242 F2d 742 Lloyd v. D Patterson
242 F.2d 742
E. C. LLOYD, Appellant,
George D. PATTERSON, District Director of Internal Revenue, District of Alabama, Appellee.
United States Court of Appeals Fifth Circuit.
April 3, 1957.
William S. Pritchard, Winston B. McCall, Birmingham, Ala., Pritchard, McCall & Jones, Birmingham, Ala., of counsel, for appellant.
Meyer Rothwacks, Harry Baum, Lee A. Jackson, Attys., Dept. of Justice, Washington, D. C., Charles K. Rice, Asst. Atty. Gen., Dept. of Justice, W. L. Longshore, U. S. Atty., Atley A. Kitchings, Asst. U. S. Atty., Birmingham, Ala., for appellee.
Before HUTCHESON, Chief Judge, and CAMERON and JONES, Circuit Judges.
This is an appeal by Lloyd from an order sustaining appellee's motion to dismiss Lloyd's complaint which sought an injunction restraining the appellee from collecting any taxes under a jeopardy assessment and federal tax lien filed, together with directions to appellee to void the tax lien and to release or abate the lien to the extent of $15,000 to cover expense incurred and to be incurred by Lloyd in connection with civil and criminal proceedings then pending in the Tax Court and District Court in Alabama, respectively. The motion to dismiss was based upon the grounds that the suit was barred by virtue of § 7421 (a) Internal Revenue Code 1954, 26 U.S. C.A. § 7421(a), and that the complaint failed to state a claim upon which relief could be granted, in that the tax lien was the property of the United States, which was not made a party to the suit. Our only question here is whether the Court properly dismissed the complaint.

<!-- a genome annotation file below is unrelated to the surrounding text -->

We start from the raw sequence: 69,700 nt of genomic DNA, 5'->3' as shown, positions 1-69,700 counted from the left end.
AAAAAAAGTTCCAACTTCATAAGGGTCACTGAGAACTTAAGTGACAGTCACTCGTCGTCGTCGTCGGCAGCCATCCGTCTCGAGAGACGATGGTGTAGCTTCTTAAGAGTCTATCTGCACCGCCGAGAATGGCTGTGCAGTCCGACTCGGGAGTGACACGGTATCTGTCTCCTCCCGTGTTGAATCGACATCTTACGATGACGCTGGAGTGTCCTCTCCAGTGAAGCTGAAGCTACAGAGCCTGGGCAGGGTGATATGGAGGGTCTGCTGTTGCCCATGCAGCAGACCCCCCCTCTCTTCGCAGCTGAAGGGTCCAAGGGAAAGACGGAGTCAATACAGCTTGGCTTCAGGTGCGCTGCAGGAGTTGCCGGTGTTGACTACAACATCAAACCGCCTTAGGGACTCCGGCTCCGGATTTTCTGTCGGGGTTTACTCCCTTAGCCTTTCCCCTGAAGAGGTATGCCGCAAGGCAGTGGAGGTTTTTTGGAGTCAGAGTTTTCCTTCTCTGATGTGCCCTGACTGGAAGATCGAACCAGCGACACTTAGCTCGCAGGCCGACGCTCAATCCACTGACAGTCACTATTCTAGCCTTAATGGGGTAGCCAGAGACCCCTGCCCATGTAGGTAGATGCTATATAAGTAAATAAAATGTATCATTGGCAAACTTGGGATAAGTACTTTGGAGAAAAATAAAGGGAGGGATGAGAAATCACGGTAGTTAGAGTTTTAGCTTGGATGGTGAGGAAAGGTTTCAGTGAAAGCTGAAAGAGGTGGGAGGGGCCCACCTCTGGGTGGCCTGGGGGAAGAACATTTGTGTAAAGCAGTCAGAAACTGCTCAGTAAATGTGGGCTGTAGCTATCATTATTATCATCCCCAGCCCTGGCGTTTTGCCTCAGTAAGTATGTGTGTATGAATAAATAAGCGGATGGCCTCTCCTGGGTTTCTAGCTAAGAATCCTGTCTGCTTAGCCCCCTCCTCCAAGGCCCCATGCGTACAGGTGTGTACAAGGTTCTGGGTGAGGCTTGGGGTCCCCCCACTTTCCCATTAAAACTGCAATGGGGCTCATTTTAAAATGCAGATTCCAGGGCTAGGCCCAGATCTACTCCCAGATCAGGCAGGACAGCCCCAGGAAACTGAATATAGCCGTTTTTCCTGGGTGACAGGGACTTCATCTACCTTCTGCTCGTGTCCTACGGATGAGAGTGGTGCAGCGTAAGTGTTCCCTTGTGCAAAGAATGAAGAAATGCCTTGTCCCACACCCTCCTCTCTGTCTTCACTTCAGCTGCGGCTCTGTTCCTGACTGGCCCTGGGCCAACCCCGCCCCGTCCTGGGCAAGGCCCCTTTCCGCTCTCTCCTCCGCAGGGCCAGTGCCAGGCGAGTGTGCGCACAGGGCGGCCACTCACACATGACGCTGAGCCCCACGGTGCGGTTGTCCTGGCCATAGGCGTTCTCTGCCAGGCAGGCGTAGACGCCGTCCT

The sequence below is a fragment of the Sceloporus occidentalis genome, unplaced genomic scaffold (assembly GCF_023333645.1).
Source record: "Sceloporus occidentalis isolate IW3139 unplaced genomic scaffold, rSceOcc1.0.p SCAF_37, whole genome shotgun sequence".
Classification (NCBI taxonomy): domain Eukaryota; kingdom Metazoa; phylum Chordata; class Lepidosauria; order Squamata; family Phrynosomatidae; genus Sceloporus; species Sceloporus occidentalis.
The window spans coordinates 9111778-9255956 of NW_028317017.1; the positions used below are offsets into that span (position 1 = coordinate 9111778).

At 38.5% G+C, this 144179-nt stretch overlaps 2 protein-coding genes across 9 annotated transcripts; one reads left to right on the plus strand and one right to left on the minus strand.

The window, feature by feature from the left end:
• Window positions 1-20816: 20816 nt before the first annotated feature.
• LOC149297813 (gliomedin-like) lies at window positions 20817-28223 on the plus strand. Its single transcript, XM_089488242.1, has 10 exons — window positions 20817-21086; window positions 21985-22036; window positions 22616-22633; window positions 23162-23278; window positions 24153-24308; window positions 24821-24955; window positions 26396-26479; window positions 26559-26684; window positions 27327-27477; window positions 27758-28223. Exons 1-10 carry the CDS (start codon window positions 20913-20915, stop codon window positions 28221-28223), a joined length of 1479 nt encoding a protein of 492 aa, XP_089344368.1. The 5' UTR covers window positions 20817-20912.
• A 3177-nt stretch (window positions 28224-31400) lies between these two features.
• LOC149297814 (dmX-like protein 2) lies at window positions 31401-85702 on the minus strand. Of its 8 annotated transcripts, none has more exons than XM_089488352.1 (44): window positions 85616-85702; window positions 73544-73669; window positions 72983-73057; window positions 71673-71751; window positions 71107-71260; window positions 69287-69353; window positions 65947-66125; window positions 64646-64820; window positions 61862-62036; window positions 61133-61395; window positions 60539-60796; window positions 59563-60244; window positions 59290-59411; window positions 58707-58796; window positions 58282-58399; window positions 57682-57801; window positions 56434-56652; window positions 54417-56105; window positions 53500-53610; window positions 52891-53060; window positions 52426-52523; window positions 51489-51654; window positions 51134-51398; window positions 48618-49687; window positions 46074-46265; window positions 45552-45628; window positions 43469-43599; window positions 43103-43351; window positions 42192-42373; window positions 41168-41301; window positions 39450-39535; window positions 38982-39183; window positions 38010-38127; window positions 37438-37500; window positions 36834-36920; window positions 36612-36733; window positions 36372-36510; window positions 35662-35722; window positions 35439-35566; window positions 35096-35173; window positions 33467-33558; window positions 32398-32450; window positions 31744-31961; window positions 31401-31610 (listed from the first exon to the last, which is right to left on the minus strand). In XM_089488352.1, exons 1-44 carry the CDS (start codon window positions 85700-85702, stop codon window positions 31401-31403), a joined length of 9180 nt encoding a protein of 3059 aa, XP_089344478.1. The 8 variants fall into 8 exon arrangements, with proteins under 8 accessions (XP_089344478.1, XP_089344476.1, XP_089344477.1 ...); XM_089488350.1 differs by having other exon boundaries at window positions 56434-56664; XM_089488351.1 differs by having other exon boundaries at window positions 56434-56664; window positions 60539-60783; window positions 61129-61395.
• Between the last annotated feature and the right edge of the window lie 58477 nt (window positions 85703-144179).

The jeopardy assessment remaining unpaid, a federal tax lien was filed by the appellee on the 19th of August, 1953, against all the properties of Lloyd in favor of the United States covering deficiencies for the years 1943 through 1947. The jeopardy assessment was of the total sum of $165,631.25. Lloyd's liability for the deficiencies is presently pending before the Tax Court and, at the time he filed his complaint in the District Court, he was being prosecuted criminally under § 145(b), Code 1939, 26 U.S.C.A. § 145(b).
Through his attorney Lloyd applied to appellee to release the lien to the extent of $15,000 to cover the cost of expense incurred, and to be incurred, incident to further proceedings involved in the criminal prosecution.1 This request was denied, precipitating the filing of this suit. Lloyd contends that, unless the lien is released to the extent requested and collection restrained, he will be denied his constitutional rights of a fair trial under the Fifth and Sixth Amendments in that he will be unable to retain and pay competent legal and accounting services for preparation of his defense, both civilly and criminally, which is a special and extraordinary circumstance sufficient to bring the case within the Court's equity jurisdiction, making injunctive relief proper despite § 7421(a). Holland v. Nix, 5 Cir., 1954, 214 F.2d 317.
Section 7421(a) provides, in so far as applicable here, that "* * * no suit for the purpose of restraining the assessment or collection of any tax shall be maintained in any court."2
We think the appeal is without merit and was properly dismissed under § 7421(a). Section 273(a), Code 1939, 26 U.S.C.A. § 273(a), vests in the Commissioner authority to make a jeopardy assessment when he "believes that the assessment or collection of a deficiency will be jeopardized by delay." It is within the sole legal discretion and judgment of the Commissioner to determine when this authority is to be exercised.3